Should the Legal Drinking Age be Raised to 25?
In the last few years, new studies have shed light on the age that young people reach physical maturity and it’s not 18. It’s also not 21. It’s 25. Numerous scientists studying the effects of alcohol or drugs on teens and young adults have made the statement that physical maturity, especially of the brain and nervous system, does not occur until a person reaches 25.
While a person is still growing and developing physically, it’s understandable that drugs or alcohol could have a more profound effect on the body than when they are older. After all, when alcohol or drugs are used during pregnancy, the effects on a rapidly growing baby can be severe. Effects such as the following are possible:
Marijuana: Higher risk of asthma and breathing problems, lower verbal, memory and reasoning ability, lower birth weight, poorer eyesight, greater risk of a heart defect.
Cocaine: Miscarriage due to shutoff of oxygen to the baby, greater risk of premature birth, smaller heads and brains, defects to hearts, kidneys, brains, arms or legs.
Alcohol: Babies born to a mom who drank may suffer from FASD—Fetal Alcohol Spectrum Disorder—a combination of symptoms that include physical changes, smaller brains, learning and behavior problems, heart defects and problems with muscle tone and coordination.
Young Adults Still Developing, Too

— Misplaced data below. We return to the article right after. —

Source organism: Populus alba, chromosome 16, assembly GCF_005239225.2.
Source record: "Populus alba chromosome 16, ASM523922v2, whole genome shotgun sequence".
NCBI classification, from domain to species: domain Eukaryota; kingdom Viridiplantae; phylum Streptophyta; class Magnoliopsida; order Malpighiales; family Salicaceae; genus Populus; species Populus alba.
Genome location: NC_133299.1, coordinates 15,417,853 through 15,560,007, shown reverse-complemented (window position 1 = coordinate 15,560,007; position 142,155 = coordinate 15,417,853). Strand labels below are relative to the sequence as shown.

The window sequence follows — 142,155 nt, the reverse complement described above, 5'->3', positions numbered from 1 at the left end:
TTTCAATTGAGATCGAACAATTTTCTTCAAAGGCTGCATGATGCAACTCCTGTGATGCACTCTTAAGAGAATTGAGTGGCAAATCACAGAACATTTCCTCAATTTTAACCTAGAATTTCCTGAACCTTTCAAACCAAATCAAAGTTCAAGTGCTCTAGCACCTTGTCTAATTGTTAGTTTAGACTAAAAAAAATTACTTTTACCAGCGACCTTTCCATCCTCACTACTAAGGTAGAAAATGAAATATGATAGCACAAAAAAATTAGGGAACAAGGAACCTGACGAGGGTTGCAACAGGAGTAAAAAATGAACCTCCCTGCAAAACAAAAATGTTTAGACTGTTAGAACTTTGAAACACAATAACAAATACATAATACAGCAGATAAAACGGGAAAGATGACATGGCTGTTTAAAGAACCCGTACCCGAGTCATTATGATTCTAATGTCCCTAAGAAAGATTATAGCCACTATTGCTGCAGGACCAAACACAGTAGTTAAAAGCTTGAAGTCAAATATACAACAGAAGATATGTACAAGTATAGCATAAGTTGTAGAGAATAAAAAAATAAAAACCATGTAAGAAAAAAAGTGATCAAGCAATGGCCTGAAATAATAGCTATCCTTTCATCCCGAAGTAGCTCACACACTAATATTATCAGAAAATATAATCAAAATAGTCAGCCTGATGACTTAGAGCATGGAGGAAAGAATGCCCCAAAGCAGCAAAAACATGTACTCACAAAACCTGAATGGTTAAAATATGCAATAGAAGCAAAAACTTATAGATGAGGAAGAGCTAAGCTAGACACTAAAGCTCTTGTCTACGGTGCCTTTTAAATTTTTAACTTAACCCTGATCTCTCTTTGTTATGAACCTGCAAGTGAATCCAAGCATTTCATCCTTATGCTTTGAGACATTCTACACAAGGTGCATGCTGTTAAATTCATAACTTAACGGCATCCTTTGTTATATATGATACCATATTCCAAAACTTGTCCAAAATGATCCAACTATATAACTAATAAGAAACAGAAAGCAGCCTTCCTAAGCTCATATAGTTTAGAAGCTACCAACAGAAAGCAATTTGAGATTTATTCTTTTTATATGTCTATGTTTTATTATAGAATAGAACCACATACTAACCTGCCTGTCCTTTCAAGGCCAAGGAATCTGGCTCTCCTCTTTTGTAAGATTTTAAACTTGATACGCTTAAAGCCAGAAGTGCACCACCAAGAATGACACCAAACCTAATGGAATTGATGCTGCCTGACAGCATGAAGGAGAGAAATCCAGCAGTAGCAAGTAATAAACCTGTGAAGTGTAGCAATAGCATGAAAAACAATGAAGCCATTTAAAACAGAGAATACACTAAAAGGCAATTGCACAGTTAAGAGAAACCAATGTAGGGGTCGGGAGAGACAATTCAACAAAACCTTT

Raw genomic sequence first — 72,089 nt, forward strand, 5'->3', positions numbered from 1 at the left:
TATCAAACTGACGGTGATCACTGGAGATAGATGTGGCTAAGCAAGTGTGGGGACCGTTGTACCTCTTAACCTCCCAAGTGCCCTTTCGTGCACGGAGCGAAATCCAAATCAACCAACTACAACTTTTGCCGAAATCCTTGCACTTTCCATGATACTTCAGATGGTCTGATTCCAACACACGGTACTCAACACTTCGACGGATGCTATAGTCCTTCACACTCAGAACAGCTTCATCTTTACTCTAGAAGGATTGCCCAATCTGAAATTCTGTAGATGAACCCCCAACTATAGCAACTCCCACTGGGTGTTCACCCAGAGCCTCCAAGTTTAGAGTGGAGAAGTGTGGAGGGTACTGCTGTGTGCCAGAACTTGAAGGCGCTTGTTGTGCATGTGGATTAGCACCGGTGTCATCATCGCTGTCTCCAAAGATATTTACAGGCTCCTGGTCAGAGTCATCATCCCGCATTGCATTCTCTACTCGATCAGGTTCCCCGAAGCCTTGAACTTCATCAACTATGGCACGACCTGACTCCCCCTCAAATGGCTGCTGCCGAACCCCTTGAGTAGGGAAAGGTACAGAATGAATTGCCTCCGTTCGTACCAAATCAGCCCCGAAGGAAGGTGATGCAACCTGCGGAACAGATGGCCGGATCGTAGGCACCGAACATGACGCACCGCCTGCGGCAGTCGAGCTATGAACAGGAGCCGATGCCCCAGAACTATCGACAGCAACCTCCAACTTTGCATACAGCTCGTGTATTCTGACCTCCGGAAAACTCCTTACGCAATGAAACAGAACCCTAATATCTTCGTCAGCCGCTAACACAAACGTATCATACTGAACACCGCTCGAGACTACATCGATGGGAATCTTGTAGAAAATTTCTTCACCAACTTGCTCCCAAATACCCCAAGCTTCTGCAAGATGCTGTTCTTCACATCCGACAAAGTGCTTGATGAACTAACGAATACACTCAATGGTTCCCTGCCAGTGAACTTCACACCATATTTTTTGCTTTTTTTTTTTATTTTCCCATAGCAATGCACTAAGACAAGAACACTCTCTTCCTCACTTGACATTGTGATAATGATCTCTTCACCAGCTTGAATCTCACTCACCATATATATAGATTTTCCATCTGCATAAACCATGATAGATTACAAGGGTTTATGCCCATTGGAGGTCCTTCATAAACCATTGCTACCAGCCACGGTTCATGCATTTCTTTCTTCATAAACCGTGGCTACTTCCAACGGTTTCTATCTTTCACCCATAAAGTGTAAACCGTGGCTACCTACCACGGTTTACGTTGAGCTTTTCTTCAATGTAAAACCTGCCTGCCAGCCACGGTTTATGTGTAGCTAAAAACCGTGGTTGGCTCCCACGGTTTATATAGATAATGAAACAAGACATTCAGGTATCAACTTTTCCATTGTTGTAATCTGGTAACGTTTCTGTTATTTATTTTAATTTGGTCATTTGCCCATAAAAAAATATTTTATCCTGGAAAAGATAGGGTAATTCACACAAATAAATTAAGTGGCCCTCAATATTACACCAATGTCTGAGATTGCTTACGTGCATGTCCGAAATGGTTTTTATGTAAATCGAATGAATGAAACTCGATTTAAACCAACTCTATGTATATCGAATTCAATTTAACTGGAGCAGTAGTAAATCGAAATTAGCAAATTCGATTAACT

If it’s true that young adults through the age of 25 are still developing, then it could certainly be possible for alcohol and drugs to have a more profound effect on them than it does on older adults. This theory seems to be supported by recent studies involving teens and young adults.
A recent Wall Street Journal article about the effects of alcohol on young brains noted that “from a neuroscientist’s perspective, the brain isn’t fully developed until age 25 and can exhibit these negative effects of alcohol consumption until then.” Similar damage to the brain was found in young people between 18 and 25 who participated in a 2014 study. These young adults used varying amounts of marijuana and the changes in their brains were tracked by performing scans. Even the light and occasional smokers developed abnormalities in their brains. This study came from Harvard and Northwestern Universities.
Another study of marijuana use from the University of Wisconsin-Milwaukee revealed this result: “A close look at the under-25 age group shows cognitive decline, poor attention and memory and decreased IQ among those who regularly smoke pot, defined as at least once a week.”
So What About that Legal Age to Drink?
So this raises the question—should the legal drinking age be raised to 25? Given the science on physical development that has been published in the last few years, perhaps there should be a more informed conversation on this subject to determine if legislation changes should follow.
No matter what the legal drinking as is, young people should be informed what the risks are. Anyone drinking alcohol, using medication they get from a doctor or illicit drugs they got off the street deserves to know what they are getting into. If there is a strong risk of causing significant physical damage from alcohol or drug use during the time that our young people should be getting their education and making plans for the future, they should know about it.